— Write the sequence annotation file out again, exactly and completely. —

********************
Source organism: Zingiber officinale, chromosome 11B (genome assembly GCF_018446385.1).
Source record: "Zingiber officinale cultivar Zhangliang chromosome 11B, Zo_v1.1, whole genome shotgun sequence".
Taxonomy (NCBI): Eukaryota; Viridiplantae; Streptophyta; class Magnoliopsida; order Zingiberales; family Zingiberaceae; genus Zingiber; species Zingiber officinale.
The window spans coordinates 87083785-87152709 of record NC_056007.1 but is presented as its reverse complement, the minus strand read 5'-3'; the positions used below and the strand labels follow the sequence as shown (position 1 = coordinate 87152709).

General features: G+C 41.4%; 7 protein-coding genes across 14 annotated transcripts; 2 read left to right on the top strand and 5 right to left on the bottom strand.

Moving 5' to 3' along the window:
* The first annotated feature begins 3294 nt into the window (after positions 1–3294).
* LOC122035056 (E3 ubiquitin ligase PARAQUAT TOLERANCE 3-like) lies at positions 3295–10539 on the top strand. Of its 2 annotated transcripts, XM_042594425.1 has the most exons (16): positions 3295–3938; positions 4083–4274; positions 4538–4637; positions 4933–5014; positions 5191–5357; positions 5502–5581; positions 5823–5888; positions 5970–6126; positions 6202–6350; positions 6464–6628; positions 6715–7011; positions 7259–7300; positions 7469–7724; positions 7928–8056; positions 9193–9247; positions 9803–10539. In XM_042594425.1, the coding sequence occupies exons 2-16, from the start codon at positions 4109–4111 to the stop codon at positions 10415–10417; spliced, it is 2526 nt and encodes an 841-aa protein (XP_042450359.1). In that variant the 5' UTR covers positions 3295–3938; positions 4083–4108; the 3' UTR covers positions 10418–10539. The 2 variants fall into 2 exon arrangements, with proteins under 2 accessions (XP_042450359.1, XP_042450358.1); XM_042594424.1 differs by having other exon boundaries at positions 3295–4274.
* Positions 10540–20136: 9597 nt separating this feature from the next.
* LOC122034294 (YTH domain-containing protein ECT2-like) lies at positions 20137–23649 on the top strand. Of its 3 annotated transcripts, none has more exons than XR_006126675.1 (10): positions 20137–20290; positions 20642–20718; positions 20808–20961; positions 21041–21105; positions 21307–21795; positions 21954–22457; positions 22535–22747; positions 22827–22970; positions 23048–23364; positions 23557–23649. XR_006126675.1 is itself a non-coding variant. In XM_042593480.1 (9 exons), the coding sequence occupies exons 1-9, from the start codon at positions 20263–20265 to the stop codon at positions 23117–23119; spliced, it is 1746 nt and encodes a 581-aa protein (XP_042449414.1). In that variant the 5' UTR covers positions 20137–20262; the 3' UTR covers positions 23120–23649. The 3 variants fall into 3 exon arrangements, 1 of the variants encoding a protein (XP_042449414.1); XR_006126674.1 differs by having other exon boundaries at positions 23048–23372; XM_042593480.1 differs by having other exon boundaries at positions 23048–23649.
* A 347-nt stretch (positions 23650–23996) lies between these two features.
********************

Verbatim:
Source organism: Zingiber officinale, chromosome 11B (genome assembly GCF_018446385.1).
Source record: "Zingiber officinale cultivar Zhangliang chromosome 11B, Zo_v1.1, whole genome shotgun sequence".
Taxonomy (NCBI): Eukaryota; Viridiplantae; Streptophyta; class Magnoliopsida; order Zingiberales; family Zingiberaceae; genus Zingiber; species Zingiber officinale.
The window spans coordinates 87083785-87152709 of record NC_056007.1 but is presented as its reverse complement, the minus strand read 5'-3'; the positions used below and the strand labels follow the sequence as shown (position 1 = coordinate 87152709).

General features: G+C 41.4%; 7 protein-coding genes across 14 annotated transcripts; 2 read left to right on the top strand and 5 right to left on the bottom strand.

Moving 5' to 3' along the window:
* The first annotated feature begins 3294 nt into the window (after positions 1–3294).
* LOC122035056 (E3 ubiquitin ligase PARAQUAT TOLERANCE 3-like) lies at positions 3295–10539 on the top strand. Of its 2 annotated transcripts, XM_042594425.1 has the most exons (16): positions 3295–3938; positions 4083–4274; positions 4538–4637; positions 4933–5014; positions 5191–5357; positions 5502–5581; positions 5823–5888; positions 5970–6126; positions 6202–6350; positions 6464–6628; positions 6715–7011; positions 7259–7300; positions 7469–7724; positions 7928–8056; positions 9193–9247; positions 9803–10539. In XM_042594425.1, the coding sequence occupies exons 2-16, from the start codon at positions 4109–4111 to the stop codon at positions 10415–10417; spliced, it is 2526 nt and encodes an 841-aa protein (XP_042450359.1). In that variant the 5' UTR covers positions 3295–3938; positions 4083–4108; the 3' UTR covers positions 10418–10539. The 2 variants fall into 2 exon arrangements, with proteins under 2 accessions (XP_042450359.1, XP_042450358.1); XM_042594424.1 differs by having other exon boundaries at positions 3295–4274.
* Positions 10540–20136: 9597 nt separating this feature from the next.
* LOC122034294 (YTH domain-containing protein ECT2-like) lies at positions 20137–23649 on the top strand. Of its 3 annotated transcripts, none has more exons than XR_006126675.1 (10): positions 20137–20290; positions 20642–20718; positions 20808–20961; positions 21041–21105; positions 21307–21795; positions 21954–22457; positions 22535–22747; positions 22827–22970; positions 23048–23364; positions 23557–23649. XR_006126675.1 is itself a non-coding variant. In XM_042593480.1 (9 exons), the coding sequence occupies exons 1-9, from the start codon at positions 20263–20265 to the stop codon at positions 23117–23119; spliced, it is 1746 nt and encodes a 581-aa protein (XP_042449414.1). In that variant the 5' UTR covers positions 20137–20262; the 3' UTR covers positions 23120–23649. The 3 variants fall into 3 exon arrangements, 1 of the variants encoding a protein (XP_042449414.1); XR_006126674.1 differs by having other exon boundaries at positions 23048–23372; XM_042593480.1 differs by having other exon boundaries at positions 23048–23649.
* A 347-nt stretch (positions 23650–23996) lies between these two features.